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Radio Astronomy
RADIO ASTRONOMY is a subfield of astronomy that studies celestial objects at radio frequencies . The first detection of radio waves from an astronomical object was in 1932, when Karl Jansky at Bell Telephone Laboratories observed radiation coming from the Milky Way . Subsequent observations have identified a number of different sources of radio emission. These include stars and galaxies , as well as entirely new classes of objects, such as radio galaxies , quasars , pulsars , and masers . The discovery of the cosmic microwave background radiation , regarded as evidence for the Big Bang theory , was made through radio astronomy. Radio astronomy is conducted using large radio antennas referred to as radio telescopes , that are either used singularly, or with multiple linked telescopes utilizing the techniques of radio interferometry and aperture synthesis
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Oliver Lodge
SIR OLIVER JOSEPH LODGE, FRS (12 June 1851 – 22 August 1940) was a British physicist and writer involved in the development of, and holder of key patents for, radio . He identified electromagnetic radiation independent of Hertz ' proof and at his 1894 Royal Institution lectures ("The Work of Hertz and Some of His Successors"), Lodge demonstrated an early radio wave detector he named the "coherer ". In 1898 he was awarded the "syntonic" (or tuning) patent by the United States Patent Office. Lodge was Principal of the University of Birmingham from 1900 to 1920
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Ionosphere
The IONOSPHERE (/aɪˈɒnəˌsfɪər/ ) is a region of Earth's upper atmosphere , from about 60 km (37 mi) to 1,000 km (620 mi) altitude, and includes the thermosphere and parts of the mesosphere and exosphere . It is ionized by solar radiation, plays an important part in atmospheric electricity and forms the inner edge of the magnetosphere . It has practical importance because, among other functions, it influences radio propagation to distant places on the Earth
Earth

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Serendipity
SERENDIPITY means a "fortunate happenstance" or "pleasant surprise". The term was coined by Horace Walpole
Horace Walpole
in 1754. In a letter he wrote to a friend, Walpole explained an unexpected discovery he had made by reference to a Persian fairy tale, The Three Princes of Serendip . The princes, he told his correspondent, were "always making discoveries, by accidents and sagacity, of things which they were not in quest of". The notion of serendipity is a common occurrence throughout the history of scientific innovation. Examples are Alexander Fleming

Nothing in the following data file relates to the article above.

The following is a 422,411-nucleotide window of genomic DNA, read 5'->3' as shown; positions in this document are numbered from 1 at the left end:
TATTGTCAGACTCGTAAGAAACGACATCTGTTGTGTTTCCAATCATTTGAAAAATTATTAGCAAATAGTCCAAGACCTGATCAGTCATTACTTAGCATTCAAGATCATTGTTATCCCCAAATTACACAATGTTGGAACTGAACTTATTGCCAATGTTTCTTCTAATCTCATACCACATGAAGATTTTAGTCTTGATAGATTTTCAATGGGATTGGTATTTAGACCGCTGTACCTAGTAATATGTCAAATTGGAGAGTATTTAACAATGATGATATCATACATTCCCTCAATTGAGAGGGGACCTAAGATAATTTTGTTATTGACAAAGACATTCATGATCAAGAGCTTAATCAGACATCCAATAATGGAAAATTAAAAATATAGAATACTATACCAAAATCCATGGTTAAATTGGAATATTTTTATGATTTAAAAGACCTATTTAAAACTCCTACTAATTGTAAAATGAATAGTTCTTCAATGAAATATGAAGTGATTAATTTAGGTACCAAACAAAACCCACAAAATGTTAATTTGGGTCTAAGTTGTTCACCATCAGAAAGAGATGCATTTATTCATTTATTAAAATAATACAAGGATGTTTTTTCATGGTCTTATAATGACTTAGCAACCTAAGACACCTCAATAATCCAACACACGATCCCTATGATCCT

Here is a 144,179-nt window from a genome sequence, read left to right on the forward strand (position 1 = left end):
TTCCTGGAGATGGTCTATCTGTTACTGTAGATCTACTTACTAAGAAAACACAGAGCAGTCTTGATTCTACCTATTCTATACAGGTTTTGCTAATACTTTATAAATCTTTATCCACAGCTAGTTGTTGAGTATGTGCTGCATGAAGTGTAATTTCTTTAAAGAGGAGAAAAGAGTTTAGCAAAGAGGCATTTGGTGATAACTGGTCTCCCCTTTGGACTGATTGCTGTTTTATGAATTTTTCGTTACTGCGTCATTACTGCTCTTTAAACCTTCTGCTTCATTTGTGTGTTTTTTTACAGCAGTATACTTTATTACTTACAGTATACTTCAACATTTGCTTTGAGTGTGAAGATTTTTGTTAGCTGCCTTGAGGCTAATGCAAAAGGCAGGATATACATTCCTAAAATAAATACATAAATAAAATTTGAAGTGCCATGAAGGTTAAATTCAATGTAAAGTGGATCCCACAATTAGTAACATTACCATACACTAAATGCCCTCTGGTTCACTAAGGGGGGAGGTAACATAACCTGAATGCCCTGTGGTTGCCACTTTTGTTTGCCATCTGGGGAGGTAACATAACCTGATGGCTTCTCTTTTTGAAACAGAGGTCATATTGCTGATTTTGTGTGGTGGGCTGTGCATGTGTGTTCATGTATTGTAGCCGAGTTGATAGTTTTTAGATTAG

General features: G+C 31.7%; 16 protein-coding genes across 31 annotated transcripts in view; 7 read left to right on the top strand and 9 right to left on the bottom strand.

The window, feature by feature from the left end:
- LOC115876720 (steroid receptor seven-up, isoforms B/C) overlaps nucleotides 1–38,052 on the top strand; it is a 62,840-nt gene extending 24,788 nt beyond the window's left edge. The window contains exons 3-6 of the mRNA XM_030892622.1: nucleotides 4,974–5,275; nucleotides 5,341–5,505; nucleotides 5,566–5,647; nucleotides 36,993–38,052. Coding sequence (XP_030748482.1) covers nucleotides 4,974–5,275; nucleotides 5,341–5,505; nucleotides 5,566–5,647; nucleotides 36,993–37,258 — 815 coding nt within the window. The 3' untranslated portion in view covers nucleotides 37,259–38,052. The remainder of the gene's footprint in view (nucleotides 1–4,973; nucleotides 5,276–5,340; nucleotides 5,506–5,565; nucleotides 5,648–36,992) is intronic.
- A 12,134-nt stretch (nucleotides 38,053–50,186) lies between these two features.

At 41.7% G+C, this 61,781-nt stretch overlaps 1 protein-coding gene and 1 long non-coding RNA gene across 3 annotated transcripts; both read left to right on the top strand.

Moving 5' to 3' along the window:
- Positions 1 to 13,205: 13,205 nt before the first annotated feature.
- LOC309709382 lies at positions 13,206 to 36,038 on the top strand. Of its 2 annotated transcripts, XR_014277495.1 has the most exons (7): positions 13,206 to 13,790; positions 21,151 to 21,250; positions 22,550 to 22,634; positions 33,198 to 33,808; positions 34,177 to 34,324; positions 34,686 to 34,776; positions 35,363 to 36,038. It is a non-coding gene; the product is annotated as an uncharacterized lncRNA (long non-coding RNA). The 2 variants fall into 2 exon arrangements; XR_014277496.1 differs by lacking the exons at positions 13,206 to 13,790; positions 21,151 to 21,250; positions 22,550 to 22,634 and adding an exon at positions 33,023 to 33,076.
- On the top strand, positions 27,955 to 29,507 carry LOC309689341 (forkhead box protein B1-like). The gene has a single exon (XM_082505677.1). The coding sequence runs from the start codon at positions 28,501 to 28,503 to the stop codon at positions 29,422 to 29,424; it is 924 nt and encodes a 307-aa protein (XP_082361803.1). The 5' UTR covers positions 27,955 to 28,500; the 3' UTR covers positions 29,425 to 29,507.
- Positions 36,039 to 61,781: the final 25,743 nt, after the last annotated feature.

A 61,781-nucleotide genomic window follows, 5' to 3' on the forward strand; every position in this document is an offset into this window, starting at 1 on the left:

Alexander Fleming
's accidental discovery of penicillin in 1928, the invention of the microwave oven by Percy Spencer in 1945, and the invention of the Post-it note
Post-it note
by Spencer Silver in 1968. In June 2004, a British translation company voted the word to be one of the ten English words hardest to translate
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Short Wave
SHORTWAVE RADIO is radio transmission using shortwave radio frequencies , generally 1.6–30 MHz
MHz
(187.4–10.0 m), just above the medium wave AM broadcast band. Radio
Radio
waves in this band can be reflected or refracted from a layer of electrically charged atoms in the atmosphere called the ionosphere . Therefore, short waves directed at an angle into the sky can be reflected back to Earth at great distances, beyond the horizon. This is called skywave or skip propagation . Thus shortwave radio can be used for very long distance communication, in contrast to radio waves of higher frequency which travel in straight lines (line-of-sight propagation ) and are limited by the visual horizon, about 40 miles. Shortwave radio
Shortwave radio
is used for broadcasting of voice and music to shortwave listeners over very large areas; sometimes entire continents or beyond
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Julius Scheiner
JULIUS SCHEINER (25 November 1858 – 20 December 1913) was a German astronomer , born in Cologne and educated at Bonn . He became assistant at the astrophysical observatory in Potsdam in 1887 and its observer in chief in 1898, three years after his appointment to the chair of astrophysics in the University of Berlin . Scheiner paid special attention to celestial photography and wrote Die Spektralanalyse der Gestirne (1890); Lehrbuch der Photographie der Gestirne (1897); Strahlung und Temperatur der Sonne (1899); Der Bau des Weltalls (1901); third edition, 1909). In 1899 he began the publication of the Photographische Himmelskarte; Zone +31° bis +40° Deklination. He is also credited with developing the first system for measuring the sensitivity of photographic emulsions in 1894, Scheinergrade , which also inspired the later DIN 4512 standard to measure film speeds . FURTHER READING * Frost, Edwin B. (1915). "Julius Scheiner". The Astrophysical Journal. 41: 1–9